It is undeniable that Rajapaksa continues to enjoy considerable popularity and his nationalist message may have resonance, especially in the rural hinterland. Without controlling a mass-based political party like the SLFP, however, he and his supporters are unlikely to make a significant electoral impact. Rolling back the popular reforms is even more inconceivable.
If the Nineteenth Amendment does become law, at least institutionally, it would replace the presidential authoritarianism of the unreformed constitution with a more balanced system of government. The reformed constitution would also provide for a more robust framework of good governance through the Constitutional Council and the independent commissions. Much will depend on the political landscape following the parliamentary elections to be analysed in the next part of ConstitutionNet’s Sri Lanka series.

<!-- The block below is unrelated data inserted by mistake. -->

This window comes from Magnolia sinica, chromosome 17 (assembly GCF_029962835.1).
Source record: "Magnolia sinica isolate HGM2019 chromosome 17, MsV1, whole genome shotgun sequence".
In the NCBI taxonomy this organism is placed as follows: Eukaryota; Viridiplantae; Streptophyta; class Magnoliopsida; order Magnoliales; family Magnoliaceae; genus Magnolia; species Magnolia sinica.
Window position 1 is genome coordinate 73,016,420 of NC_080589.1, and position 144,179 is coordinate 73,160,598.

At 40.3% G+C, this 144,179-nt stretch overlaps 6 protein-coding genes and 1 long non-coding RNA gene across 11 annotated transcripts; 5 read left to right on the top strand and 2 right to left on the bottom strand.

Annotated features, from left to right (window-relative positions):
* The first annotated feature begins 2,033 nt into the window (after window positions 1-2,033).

Dr Asanga Welikala is ESRC Teaching Fellow in Public Law at Edinburgh Law School and Associate Director of the Edinburgh Centre for Constitutional Law. He is also a Senior Researcher of the Centre for Policy Alternatives (CPA), Sri Lanka.